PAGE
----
It’s 6 o’clock on a windy evening in January, and 19-year-old Connor Berry is shuffling through the main level of the Burtonsville home he shares with his mom. Starting in the kitchen, he lumbers through the dining room, then the family room and back to the kitchen, an improvised track of about 70 feet.
It’s a short distance but a slow process: He has to stop a few times to regain control when his body veers off course, and he occasionally grabs ahold of a countertop to take a break. Though muscular, his body often jolts to the right or left. Sometimes his shoulder accidently slams against a wall and his legs take steps on their own volition that throw him off balance. It’s a condition called ataxia, his doctors say: a lack of coordination of voluntary movements.
His personal trainer, Peter Francis, is walking two steps behind him, timing Connor’s speed and watching his movements. After every third lap, Connor sits to rest. He wipes the sweat from his forehead and takes a long swig of water. “How did I do?” Connor calls over to Francis before starting the next round.
“Two minutes, 45 seconds,” Francis answers, and Connor smiles. It’s a big improvement over the five-plus minutes it took him when the two started working together a year and a half ago. Connor works with Francis three days a week; the other two weekdays Connor goes for physical therapy in Rockville.
Neither Connor nor Francis mentions that Connor ran the 100-meter sprint in 11.9 seconds when he was in eighth grade. Or that less than four years ago he was a safety on the junior varsity football team at Georgetown Preparatory School. Or that he was an actor who appeared in television shows and commercials when he was younger—even the 2014 feature film The Little Rascals Save the Day.
Connor tries not to think about his past life. He focuses on the future. After all, three years ago his doctors weren’t sure if he’d spend his life in a wheelchair, he says. And once he gave up the wheelchair, his doctors weren’t sure he’d ever walk without a walker. But he advanced from a walker to a rollator in only a few months. (A rollator, or rolling walker, takes much more agility to use, he says.)
This evening, while he’s doing his laps, his royal blue rollator is perched in a corner and Connor is walking on his own—awkwardly, but walking nonetheless. It’s frustrating, he says, when he asks his doctors how far they think his recovery can go and they tell him they don’t know. But he understands that they don’t have all the answers, just as those around Connor understand that he’ll chart his own path with remarkable patience, optimism and determination.
“Do you know that your right eye is moving funny?” Connor’s friend CJ Arce asked him as the boys walked from indoor track practice to the weight room at Georgetown Prep in North Bethesda in late December 2018. No, Connor replied; he felt perfectly fine. Later that afternoon, his mom, Elva BowdenBerry (who divorced Connor’s father in 2017 but uses a surname that combines her maiden and married names) came to pick up the two sophomores. CJ told her what he had witnessed: Connor’s right pupil was bouncing around rapidly, something he hadn’t seen before in the eight or nine years he’d known him.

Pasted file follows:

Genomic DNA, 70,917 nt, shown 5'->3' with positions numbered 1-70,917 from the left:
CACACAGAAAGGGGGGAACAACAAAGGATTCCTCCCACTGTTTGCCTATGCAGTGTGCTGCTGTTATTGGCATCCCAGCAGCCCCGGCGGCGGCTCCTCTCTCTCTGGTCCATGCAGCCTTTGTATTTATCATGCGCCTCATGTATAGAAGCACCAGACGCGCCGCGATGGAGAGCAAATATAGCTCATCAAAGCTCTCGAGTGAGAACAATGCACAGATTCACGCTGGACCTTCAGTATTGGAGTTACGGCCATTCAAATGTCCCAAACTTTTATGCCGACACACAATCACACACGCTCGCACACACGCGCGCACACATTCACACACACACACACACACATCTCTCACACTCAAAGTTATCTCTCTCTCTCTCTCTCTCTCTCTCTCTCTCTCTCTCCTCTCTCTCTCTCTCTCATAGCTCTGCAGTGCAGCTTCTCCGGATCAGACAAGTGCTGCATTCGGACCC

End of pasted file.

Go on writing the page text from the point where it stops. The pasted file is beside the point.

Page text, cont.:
Weeks later, Connor’s aunt noticed the same thing, so BowdenBerry brought her son to an optometrist, who sent him to an ophthalmologist, who referred him to a neuro-ophthalmologist. That third doctor ordered an MRI of Connor’s brain.
In late February 2019, BowdenBerry, a senior attorney with the U.S. Nuclear Regulatory Commission (NRC), picked up Connor after school, gave him dinner to eat in the car and drove him to Children’s National Hospital in Washington, D.C., for the MRI. They didn’t go home that evening. In fact, they didn’t go home for good for seven months.
Uncontrollable rapid eye movement is known as “nystagmus,” and it’s a sign of a brain problem—not an eye problem, says Dr. Eugene Hwang, a neuro-oncologist at Children’s National. He has been one of the doctors on Connor’s team since shortly after Connor’s scan was read at the hospital that night.
It was Hwang who had to break the news to Connor and his mom: A tumor was lodged close to the 16-year-old’s brain stem, near the “fiber optics” that control facial movements, vision and balance. That means, Hwang says, “that any tumor in that area or any direct surgical intervention in that area runs a higher risk of potential complications,” compared with other areas of the brain.
The MRI also showed a buildup of fluid exerting dangerously high pressure on Connor’s brain. If the mass wasn’t removed right away, the pressure would likely cause permanent brain damage. And the triggering event might come on suddenly—possibly in days or even hours. “These are the kinds of surgeries that have to happen in the middle of the night or the weekend sometimes,” Hwang says.
The doctors recommended immediate surgery and ran through the list of possible complications. Connor wasn’t thinking that any of them might actually happen, he says. “I was 16…it wasn’t on my mind that brain surgery was going to change my life.”
His mom felt the weight of the situation more than he did. “When the surgeon started telling us the risks of the surgery and everything…I thought, ‘Oh my God, he’s having brain surgery.’ What happens if he wakes up and he can’t remember stuff?” she says. She told him to give her the password to his phone in case he was having trouble with recall afterward.
Connor underwent surgery the next morning, and the operation was declared a success. The tumor was benign, and the doctors were able to remove it completely so it’s unlikely to grow back. But it was clear early in the recovery that Connor’s brain had been affected. He lost sensation along the right side of his body; the left side of his face was paralyzed. He couldn’t control his balance or even stand, meaning he had to use a wheelchair. Double vision had set in, making it hard for Connor to focus.